Artists are making their mark in West Dallas away from the white walls of museums. They’re doing it through street art that showcases dozens of murals, many by women, people of color and others embracing the rebellious freedom of public murals and graffiti.
Muralist Hatziel Flores is one of them. Street art “welcomes everyone. It never discriminates,” said Flores, a Mexico City-born artist.
His latest work, a fusion of fine art and graffiti, features an indigenous woman in hues of purples and pinks with his Hatziel tag in cartoony lettering. It’s part of the curated cluster of work in West Dallas that has been expanding for years.
“Street art is an equalizer,” said Will Heron, organizer-curator of the latest two dozen murals, which were rolled out last month during the fourth annual Wild West Mural Fest.
“It is super important to me that there is a diverse range of viewpoints and styles expressed,” said Heron, an artist himself with a distinctive black-and-white style. “Graffiti-land can feel male-heavy. It makes me so happy to see the Wild West fest providing voice for male, female or nonbinary artists. It doesn’t matter what race you are.”
Graphic artist Angela Faz was conflicted, at first, about the mural fest. Faz grew up in West Dallas and has seen how gentrification galloped through the neighborhoods. But the opportunity proved irresistible, and the artist used it to tell the origin story of the Arkikosa River, the indigenous Caddo name for the Trinity River.
Faz painted a long fence in serene blues with the meandering Arkikosa River and a rising moon. A pottery vessel with rising smoke reads: “My name is Arkikosa.”
“I’m proud Dallas has something like this,” Faz said. “Art wasn’t something you saw growing up on daily walks around here.”
The social justice activism around the brutal death of George Floyd in Minneapolis last year advanced the issue of the treatment of Blacks and Latinos in all aspects of society, sparking street murals across the nation and the world and a sort of street journalism around injustice. Floyd, a Black man, was killed by a white police officer — an act caught on video.
Faz praised that movement for recognizing the many artists of color who merit attention and haven’t received it in the largely white male-dominated collections and exhibit selections of the museum and gallery world.
The artist praised the non-sexualized portrayal of women in many of the murals as a refreshing pivot. Others, Faz said, were simply inspiring in their use of composition, color, styles and themes, giving special praise to artist and filmmaker Jeremy Biggers for his positive portrayals of Black culture in large-scale murals in West Dallas.
Last year during the mural fest, Biggers painted a large mural of Black men and boys adjusting each other’s do-rags — a metaphor for the crown and for Black men caring for one another. This year, Biggers painted an arresting mural on Sylvan Avenue on the side of a building: “Legacy” pays tender homage to fatherhood and to his daughter Tesla, who’s 3 years old.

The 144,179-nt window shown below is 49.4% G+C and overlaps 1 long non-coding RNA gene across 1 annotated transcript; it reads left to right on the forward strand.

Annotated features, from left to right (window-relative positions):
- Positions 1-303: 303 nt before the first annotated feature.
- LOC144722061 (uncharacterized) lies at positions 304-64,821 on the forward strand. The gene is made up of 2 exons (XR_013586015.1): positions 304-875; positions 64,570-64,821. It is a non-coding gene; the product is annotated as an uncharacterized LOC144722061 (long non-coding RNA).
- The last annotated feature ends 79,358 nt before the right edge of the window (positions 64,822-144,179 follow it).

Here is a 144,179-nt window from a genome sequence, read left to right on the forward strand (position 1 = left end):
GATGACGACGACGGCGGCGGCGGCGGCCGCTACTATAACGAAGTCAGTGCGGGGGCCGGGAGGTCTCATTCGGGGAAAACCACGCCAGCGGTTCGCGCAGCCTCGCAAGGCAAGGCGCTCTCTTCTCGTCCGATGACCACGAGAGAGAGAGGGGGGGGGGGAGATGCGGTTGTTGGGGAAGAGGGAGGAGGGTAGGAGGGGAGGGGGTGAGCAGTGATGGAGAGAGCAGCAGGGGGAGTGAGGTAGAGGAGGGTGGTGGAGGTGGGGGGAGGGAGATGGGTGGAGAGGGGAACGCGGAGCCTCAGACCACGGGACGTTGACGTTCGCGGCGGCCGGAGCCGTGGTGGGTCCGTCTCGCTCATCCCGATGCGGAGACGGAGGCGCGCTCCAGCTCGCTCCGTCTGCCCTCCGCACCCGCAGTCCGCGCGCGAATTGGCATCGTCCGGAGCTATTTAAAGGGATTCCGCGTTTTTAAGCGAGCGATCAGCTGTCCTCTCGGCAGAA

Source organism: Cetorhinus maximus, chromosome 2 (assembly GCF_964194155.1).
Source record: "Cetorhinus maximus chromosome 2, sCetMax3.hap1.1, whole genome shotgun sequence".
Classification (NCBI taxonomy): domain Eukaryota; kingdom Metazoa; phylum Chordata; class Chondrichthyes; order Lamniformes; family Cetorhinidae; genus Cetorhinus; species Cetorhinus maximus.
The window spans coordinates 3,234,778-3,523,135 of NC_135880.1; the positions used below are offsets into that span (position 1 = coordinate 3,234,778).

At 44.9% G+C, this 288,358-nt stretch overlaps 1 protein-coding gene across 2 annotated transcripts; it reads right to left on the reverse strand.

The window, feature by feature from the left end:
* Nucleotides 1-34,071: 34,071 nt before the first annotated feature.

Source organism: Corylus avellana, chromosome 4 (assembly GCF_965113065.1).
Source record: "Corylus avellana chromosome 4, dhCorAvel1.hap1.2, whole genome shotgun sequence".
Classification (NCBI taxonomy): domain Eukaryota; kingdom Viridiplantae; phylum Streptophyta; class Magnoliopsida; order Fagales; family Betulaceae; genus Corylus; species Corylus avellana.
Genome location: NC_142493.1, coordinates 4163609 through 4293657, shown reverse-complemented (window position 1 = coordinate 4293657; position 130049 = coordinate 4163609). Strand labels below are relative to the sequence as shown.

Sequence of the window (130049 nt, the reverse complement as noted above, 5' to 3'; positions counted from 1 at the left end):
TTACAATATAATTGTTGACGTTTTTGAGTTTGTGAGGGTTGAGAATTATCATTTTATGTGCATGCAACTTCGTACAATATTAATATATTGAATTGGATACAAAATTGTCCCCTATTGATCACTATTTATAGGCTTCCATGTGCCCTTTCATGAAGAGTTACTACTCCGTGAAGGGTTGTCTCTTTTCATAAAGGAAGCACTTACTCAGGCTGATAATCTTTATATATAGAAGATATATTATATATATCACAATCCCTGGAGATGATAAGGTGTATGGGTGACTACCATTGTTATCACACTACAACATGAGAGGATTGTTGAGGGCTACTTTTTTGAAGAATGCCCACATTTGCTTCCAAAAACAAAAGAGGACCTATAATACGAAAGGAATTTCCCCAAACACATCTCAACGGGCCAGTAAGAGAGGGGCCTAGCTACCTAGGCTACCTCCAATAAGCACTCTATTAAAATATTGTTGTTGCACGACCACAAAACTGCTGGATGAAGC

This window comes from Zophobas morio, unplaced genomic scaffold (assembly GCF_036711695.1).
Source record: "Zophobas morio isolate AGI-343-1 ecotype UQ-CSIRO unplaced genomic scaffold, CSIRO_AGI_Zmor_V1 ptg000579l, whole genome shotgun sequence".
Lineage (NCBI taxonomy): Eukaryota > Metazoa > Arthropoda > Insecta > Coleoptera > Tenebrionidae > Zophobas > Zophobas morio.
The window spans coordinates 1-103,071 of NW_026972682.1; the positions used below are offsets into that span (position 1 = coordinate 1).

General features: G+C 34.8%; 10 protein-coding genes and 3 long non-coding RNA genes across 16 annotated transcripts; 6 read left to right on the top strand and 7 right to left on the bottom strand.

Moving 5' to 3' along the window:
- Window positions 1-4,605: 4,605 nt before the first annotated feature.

The mural shows Biggers’ open hand passing an orange and yellow flame to Tesla’s tiny outstretched hand.
“Even when I am not around, I wanted something for her, like little bread crumbs around the city,” Biggers said.
That should happen. The work is on an established building that hosts many businesses, including an art gallery. The mural is designed to be permanent.
Nearly a decade ago, city officials persuaded key developers to allow legal graffiti on a set of warehouse walls on Fabrication Street. They call it the “free zone” because graffiti artists will largely be free from prosecution in an area where one of the biggest property owners, West Dallas Investments, has given its approval.
The graffiti spread like kudzu.
“My love of public art is because it is accessible to all and free,” said Heron, referring to the fact that there is no admission price.
Fabrication Street murals hold special spirit, Heron said. “There is no gatekeeper, no organization head and no one approving what happens in the free zone. It is a different level of freedom,” he said.
Stephanie Sanz’s mural of three pistol-toting cowgirls from an earlier mural festival sits on an old building and was cited as a must-see in a self-guided mural tour organized by the Dallas Museum of Art during the pandemic. “The cowgirls really put me on the map in Dallas,” Sanz said.
This year, the artist is back with spray cans and latex paint for a nearby Singleton Boulevard mural of two women embracing.
“My work is definitely about women and feminism,” said Sanz, who praised the Dallas fest for giving female artists a large showcase. “I like to portray women where they are in power.”
In his work, artist Daniel Yañez paid homage to the man he’s known for several decades as a hero and a genuine vaquero from Mexico.
The man is his immigrant father-in-law, who taught Yañez the importance of family and is a terrific teacher to a new generation: his grandchildren, the artist said.
The mustachioed, sombrero-clad Juan Gonzalez is featured in a mural on a metal warehouse door.
Each plane of his face and dress is divided into a different color with a pattern, and behind him are red and turquoise mountains and purple cacti.
“People like him don’t get any fame,” Yańez said. “I want to show who he is to the world. This is my way of saying what he means to the family.”